Today’s daily Mass gospel is a briefer version of the Sunday Gospel ten days ago, when we began wrapping up the liturgical year by considering the Last Things. “By your perseverance,” Jesus says “you will secure your lives.” We all want security, but perseverance can be difficult in hard times. Overall, however, it is not that difficult. We need to only rise each morning to the simple tasks God asks of us: wash up, say our prayers, eat a good breakfast, and go to work. At work God asks us to smile at each other, and to help each other build a civilization of love. Our King is with us, and within his reign we are safely provided for.
The Feast of Christ the King
Last Sunday the Church celebrated Cristo Rey: Christ the King. We remember our dear Carmelites at Cristo Rey monastery up the street, founded by refugees from the persecutions in Mexico in the 1920s. Many were martyred in those years with the cry of Viva Cristo Rey on their lips, “long live Christ the king.” Pope Pius XI instituted this feast in 1925 after World War I made it terrifyingly clear that universal devastation is the price we pay for denying Christ’s Kingship. “These manifold evils in the world,” he wrote as the world braced for a second war, “are due to the fact that the majority of men have thrust Jesus Christ and his holy law out of their lives; [with] no place either in private affairs or in politics: as long as individuals and states refuse to submit to the rule of our Savior, there will be no really hopeful prospect of a lasting peace among nations.”
On Sunday we saw Christ reigning from the cross, below the inscription in Latin, Hebrew, and Greek Jesus Nazarenus Rex Ideorum, the acronym of which you see on every Catholic crucifix (INRI). Pontius Pilate hung that sign above Christ’s crucified body, intending to mock him with the “jeering” Roman soldiers: “This is what the Jews call a king! How many armies does he command?” For this world’s politics, “king” means power. Armored divisions. Fighter jets. Control of economic production and delivery systems. Power over public opinion. But this King, reigning from a tree, is a different kind of ruler. “The feast of Christ the King is not therefore a feast of those who are subjugated,” writes Pope Benedict, “but a feast of those who know that they are in the hands” of one who loves them. We are all free subjects of this Kingdom, because love is freely chosen and frees him who trustfully subjects himself to the lover. We have, sadly, lost much of our loving trust in God. And as we lose this trust, we become more desperate to control our environment.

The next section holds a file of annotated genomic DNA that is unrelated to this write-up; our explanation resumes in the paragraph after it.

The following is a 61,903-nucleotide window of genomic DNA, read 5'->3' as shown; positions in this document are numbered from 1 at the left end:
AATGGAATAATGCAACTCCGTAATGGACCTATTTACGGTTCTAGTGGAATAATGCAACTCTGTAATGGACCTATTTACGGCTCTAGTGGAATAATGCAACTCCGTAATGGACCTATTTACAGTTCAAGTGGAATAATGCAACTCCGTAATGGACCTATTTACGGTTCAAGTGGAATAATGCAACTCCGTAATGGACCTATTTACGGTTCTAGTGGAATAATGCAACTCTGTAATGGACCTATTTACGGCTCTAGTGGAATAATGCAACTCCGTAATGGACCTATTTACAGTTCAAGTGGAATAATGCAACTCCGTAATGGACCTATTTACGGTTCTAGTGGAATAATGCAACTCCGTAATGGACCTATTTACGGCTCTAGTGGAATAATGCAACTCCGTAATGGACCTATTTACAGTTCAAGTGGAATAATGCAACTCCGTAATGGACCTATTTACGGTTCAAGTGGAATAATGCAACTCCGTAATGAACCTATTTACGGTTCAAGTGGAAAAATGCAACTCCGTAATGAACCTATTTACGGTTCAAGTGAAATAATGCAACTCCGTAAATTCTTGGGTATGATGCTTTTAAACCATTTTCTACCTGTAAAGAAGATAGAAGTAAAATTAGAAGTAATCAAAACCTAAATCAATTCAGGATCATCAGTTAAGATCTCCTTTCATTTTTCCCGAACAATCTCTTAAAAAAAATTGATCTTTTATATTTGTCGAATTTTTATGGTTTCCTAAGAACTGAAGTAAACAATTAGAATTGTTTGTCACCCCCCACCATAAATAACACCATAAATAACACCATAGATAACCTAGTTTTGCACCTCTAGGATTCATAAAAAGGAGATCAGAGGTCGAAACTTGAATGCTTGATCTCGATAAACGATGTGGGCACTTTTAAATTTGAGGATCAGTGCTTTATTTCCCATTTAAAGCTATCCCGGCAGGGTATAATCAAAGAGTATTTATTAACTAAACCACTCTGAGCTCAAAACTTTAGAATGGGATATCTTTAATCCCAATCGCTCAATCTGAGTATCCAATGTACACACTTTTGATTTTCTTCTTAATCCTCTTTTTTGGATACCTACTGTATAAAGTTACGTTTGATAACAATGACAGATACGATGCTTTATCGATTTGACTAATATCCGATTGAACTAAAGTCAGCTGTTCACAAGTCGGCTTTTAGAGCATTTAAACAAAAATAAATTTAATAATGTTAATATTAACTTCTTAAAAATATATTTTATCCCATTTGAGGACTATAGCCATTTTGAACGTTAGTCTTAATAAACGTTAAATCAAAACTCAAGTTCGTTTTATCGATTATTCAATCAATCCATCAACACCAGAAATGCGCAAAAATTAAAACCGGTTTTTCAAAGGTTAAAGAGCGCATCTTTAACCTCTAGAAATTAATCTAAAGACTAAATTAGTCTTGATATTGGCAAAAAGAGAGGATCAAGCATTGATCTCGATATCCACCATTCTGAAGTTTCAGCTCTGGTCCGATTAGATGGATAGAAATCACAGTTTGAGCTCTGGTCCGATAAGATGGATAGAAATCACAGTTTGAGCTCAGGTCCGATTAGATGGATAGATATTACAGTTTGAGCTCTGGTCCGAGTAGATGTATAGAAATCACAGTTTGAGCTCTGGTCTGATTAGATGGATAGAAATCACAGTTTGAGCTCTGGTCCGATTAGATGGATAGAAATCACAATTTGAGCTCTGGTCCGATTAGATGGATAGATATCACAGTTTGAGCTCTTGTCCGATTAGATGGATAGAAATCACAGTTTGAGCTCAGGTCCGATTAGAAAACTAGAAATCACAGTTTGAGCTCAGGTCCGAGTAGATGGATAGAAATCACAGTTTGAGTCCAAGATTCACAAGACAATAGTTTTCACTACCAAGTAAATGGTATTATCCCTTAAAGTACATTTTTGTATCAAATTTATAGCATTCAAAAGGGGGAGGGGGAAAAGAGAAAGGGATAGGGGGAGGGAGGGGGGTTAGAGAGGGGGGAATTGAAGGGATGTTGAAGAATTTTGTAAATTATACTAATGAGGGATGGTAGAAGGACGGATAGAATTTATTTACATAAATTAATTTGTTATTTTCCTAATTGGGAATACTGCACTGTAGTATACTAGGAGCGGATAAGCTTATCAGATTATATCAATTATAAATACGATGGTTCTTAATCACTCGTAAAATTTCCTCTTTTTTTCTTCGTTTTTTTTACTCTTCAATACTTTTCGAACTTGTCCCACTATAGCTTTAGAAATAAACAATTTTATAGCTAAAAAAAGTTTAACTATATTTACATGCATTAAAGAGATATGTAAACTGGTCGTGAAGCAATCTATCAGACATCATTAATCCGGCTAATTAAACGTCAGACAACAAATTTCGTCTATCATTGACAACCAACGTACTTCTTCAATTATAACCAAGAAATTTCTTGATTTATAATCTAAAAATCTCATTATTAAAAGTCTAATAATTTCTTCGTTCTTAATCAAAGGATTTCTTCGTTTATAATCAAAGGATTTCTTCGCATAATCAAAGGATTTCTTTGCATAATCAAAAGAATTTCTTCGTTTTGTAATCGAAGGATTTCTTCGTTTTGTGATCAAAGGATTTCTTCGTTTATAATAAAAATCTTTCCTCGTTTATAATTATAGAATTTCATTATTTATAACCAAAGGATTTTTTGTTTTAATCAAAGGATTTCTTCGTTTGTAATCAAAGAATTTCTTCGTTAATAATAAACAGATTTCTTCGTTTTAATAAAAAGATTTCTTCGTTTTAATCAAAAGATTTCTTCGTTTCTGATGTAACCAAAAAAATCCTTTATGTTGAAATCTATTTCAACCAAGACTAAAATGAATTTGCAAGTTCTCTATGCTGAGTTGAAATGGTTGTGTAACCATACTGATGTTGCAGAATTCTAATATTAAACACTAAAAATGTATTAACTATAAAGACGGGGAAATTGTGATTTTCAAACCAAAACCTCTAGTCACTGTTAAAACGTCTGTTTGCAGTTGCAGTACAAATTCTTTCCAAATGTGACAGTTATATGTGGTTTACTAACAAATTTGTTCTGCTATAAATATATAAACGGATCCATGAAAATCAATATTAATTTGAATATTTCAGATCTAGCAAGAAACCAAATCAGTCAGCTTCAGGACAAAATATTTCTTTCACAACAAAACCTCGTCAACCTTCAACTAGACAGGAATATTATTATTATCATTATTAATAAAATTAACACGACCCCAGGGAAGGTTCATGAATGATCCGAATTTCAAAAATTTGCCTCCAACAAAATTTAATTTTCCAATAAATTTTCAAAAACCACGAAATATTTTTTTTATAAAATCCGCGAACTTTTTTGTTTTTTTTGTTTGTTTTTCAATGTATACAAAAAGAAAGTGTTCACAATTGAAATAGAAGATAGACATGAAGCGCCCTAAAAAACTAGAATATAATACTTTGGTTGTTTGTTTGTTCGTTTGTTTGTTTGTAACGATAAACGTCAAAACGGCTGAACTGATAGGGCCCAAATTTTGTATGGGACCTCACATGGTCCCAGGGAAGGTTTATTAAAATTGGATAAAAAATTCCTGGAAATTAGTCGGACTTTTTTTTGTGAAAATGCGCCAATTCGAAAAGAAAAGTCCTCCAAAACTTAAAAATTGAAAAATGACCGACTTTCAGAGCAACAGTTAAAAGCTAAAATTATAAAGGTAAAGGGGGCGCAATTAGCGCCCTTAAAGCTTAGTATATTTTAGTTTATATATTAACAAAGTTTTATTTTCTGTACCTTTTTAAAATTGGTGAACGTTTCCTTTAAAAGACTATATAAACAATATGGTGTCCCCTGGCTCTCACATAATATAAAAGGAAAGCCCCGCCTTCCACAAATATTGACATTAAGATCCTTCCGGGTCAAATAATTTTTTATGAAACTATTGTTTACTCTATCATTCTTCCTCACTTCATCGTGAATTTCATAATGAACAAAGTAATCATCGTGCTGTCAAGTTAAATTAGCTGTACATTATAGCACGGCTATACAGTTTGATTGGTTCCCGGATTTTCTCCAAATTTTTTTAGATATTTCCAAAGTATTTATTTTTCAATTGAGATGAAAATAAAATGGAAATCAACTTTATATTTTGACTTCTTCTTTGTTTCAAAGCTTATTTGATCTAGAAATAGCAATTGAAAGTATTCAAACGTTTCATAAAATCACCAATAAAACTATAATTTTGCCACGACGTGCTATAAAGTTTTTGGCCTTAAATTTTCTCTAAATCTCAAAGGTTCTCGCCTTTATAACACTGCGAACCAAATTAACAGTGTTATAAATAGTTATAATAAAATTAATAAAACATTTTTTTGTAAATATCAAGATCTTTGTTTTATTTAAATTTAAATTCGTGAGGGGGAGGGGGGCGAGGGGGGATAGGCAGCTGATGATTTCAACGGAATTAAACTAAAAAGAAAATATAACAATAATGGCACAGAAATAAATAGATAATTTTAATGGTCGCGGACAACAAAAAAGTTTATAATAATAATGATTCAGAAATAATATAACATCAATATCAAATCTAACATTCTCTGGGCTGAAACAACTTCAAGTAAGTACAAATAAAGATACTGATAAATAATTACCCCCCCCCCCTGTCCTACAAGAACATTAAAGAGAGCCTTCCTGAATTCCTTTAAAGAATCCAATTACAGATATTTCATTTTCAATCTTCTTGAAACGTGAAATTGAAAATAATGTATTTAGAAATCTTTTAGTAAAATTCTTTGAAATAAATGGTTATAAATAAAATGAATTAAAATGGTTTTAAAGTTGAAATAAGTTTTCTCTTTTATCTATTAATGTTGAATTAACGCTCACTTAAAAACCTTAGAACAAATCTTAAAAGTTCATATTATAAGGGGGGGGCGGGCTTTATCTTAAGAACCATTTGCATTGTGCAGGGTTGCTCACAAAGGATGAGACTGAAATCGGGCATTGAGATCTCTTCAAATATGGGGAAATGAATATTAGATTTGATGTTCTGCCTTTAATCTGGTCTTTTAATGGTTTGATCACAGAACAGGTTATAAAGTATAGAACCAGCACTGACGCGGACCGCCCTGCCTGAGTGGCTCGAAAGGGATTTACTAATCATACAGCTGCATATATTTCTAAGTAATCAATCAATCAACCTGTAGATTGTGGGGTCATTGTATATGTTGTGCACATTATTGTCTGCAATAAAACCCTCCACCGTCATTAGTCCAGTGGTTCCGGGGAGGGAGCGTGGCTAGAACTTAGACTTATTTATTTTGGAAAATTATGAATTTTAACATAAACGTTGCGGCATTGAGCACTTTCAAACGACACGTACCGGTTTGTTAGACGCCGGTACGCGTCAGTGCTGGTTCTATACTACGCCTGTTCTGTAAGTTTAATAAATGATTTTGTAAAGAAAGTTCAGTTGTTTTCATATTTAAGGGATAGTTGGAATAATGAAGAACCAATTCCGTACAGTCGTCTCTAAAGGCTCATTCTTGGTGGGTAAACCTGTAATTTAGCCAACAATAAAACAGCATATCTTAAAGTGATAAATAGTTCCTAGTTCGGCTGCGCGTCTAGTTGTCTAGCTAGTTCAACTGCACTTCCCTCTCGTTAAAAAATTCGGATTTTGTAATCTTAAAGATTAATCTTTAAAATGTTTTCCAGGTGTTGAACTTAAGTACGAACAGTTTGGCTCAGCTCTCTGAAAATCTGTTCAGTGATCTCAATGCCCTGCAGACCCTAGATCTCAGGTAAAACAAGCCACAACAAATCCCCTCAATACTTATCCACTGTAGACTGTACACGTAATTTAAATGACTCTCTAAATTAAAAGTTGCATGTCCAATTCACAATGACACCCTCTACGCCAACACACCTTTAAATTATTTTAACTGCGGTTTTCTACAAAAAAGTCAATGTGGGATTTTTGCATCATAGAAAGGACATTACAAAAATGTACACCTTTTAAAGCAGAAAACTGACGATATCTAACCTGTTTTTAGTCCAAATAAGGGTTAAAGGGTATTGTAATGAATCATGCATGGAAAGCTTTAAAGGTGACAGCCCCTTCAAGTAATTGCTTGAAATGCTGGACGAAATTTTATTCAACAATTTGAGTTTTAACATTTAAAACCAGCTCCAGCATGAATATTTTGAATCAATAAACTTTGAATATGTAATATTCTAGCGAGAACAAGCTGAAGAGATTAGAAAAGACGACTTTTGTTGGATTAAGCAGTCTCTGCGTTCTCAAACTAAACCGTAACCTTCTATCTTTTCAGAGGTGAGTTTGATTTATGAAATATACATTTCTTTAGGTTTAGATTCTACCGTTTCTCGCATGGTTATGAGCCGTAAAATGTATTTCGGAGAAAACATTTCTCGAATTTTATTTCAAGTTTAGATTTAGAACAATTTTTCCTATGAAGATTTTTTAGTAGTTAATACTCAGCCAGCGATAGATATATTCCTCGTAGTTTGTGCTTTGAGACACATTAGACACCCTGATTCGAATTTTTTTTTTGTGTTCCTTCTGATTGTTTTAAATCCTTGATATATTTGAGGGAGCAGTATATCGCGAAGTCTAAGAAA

Yesterday I buried Thomas Myron, a homeless man who was much beloved here in our neighborhood. 700 people came to his funeral Mass two weeks ago; the local funeral home and our Catholic cemetery donated much of his burial expenses. The funeral was featured on the front page of Catholic San Francisco, and by all accounts our street person Thomas was given a royal send-off. But yesterday, only a handful of people gathered at the edge of his grave to drop handfuls of dust upon his coffin. Today the Missionaries of Charity asked me to do another funeral for a homeless man who will be buried in the “potter’s field,” in an unmarked grave. These two men have gone before us to the Last Things: death, judgement, heaven, and hell. They go to them as free subjects of the King of Kings and Lord of Lords. They did their best to persevere even under quite difficult circumstances: incapacitating mental illness and resulting decades of homelessness. But they are home, for we are all equal subjects in Christ’s Kingdom of Love. In Him, our two street people are of no less account than the most secure living in our Nob Hill mansions. And the wealthiest and perhaps loneliest among us are no less secure if they can freely submit themselves to Christ the King.